The Emergency Economic Stabilization Act (EESA) would impose executive compensation limits and corporate governance requirements on any financial institution who participates in TARP. The extent and severity of restrictions depends upon whether the troubled assets are acquired via “direct purchase” or “auction sale”. Accordingly, many of the restrictions, as originally outlined, may largely be moot in light of Treasury’s recent announcement it intends to abandon its original game plan of purchasing troubled assets. The Treasury is required to issue guidance to TARP participants to adopt “appropriate standards” including limits on incentive compensation that lead executives to take unnecessary and excessive risks that threaten the value of the financial institution, so-called clawback provisions and prohibitions on the golden parachute payments. The Treasury would further impose a limit on the deductibility of compensation in excess of $500,000 that EESA did not appear to require. The executive compensation restrictions would generally apply to the institution’s senior executive officers who include the CEO, CFO and the three most highly compensated officers who are not the CEO or CFO. There is speculation that the next Congress may consider the EESA restrictions as a general framework for broader restrictions on executive compensation. Note that the EESA executive compensation rules will apply to institutions participating in the Term Asset-Backed Securities Loan Facility (TALF) program, created on November 25, 2008 by the Federal Reserve Board. Under the TALF, the Federal Reserve Bank of New York will lend up to $200 billion on a non-recourse basis to holders of certain AAA-rated asset-backed securities (ABS) backed by newly and recently originated consumer and small business loans.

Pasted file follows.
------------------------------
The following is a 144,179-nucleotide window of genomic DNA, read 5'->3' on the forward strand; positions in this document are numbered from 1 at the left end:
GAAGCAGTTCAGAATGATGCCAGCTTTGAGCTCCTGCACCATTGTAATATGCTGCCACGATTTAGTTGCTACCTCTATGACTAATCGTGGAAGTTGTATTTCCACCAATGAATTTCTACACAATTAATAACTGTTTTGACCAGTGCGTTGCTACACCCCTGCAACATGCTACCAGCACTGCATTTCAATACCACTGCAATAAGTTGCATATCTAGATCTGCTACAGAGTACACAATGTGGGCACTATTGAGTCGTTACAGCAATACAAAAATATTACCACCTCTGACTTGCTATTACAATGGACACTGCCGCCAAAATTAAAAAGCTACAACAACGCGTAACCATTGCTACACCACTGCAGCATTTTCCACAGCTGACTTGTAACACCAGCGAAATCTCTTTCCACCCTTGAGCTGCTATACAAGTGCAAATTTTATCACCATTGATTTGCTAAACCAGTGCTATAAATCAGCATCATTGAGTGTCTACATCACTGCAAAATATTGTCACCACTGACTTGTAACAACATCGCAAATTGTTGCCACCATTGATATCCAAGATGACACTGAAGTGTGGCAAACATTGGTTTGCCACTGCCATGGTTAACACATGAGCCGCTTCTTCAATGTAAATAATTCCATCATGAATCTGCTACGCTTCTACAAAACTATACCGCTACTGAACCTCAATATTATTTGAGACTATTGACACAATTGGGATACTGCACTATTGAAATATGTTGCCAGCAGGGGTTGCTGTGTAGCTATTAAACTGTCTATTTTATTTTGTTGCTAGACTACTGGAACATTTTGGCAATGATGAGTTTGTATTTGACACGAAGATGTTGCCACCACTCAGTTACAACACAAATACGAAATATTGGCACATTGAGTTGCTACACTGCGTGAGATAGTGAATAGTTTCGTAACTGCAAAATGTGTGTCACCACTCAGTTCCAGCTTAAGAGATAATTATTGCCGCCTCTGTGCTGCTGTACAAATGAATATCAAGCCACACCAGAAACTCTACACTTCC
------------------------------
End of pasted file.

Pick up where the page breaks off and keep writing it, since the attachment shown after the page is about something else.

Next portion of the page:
If so inclined, Treasury appears to be granted sufficient leeway to purchase assets directly from pension plans. Notwithstanding its potential authority to do so, Treasury appears unlikely to pursue such a course in light of its recent stated intent to forego using TARP funds for purchasing troubled assets. Treasury’s game plan has changed, at times dramatically, almost daily, and it is possible that it may reverse course yet again and ultimately pursue the direct acquisition of trouble assets. For those interested in understanding the potential implications for TARP funds and pension plans, this Groom Law Group Memorandum provides an excellent summary of the technical issues.
The National Association of Insurance Commissioners has its upcoming quarterly meeting taking place December 5 – 8th. One topic that the insurance commissioners may be considering is temporarily loosening capital requirements to assist life insurers that have recently written down significant assets. As the insurers continue to experience falling stock prices, it has become a strain for many to meet required capital levels. Adjusting the reserves methodology to provide “interim relief” could be done by regulators in individual states or the NAIC could promulgate formal (model) or informal guidelines. All NAIC guidance and model laws are adopted by states on an optional, not mandatory basis.
On October 31st, Barclays Capital announced that it was combining the existing Lehman Brothers and Barclays Capital indices into a single platform under the “Barclays Capital Indices” name.
Public companies could be prohibited from funding nonqualified plans for certain executives if any qualified defined benefit pension is deemed “at risk” under IRC § 409A(b)(3). Treasury has informally affirmed that compliance is required, even while awaiting pending IRS guidance. This Groom Law Group Memorandum provides a summary of the requirements under 409A(b)(3).
Yesterday, the IRS published the final rules regarding information reporting on employer-owned life insurance contracts under section 6039I of the Internal Revenue Code and related IRS Form 8925. The final rules are effective immediately and supplant the interim guidance.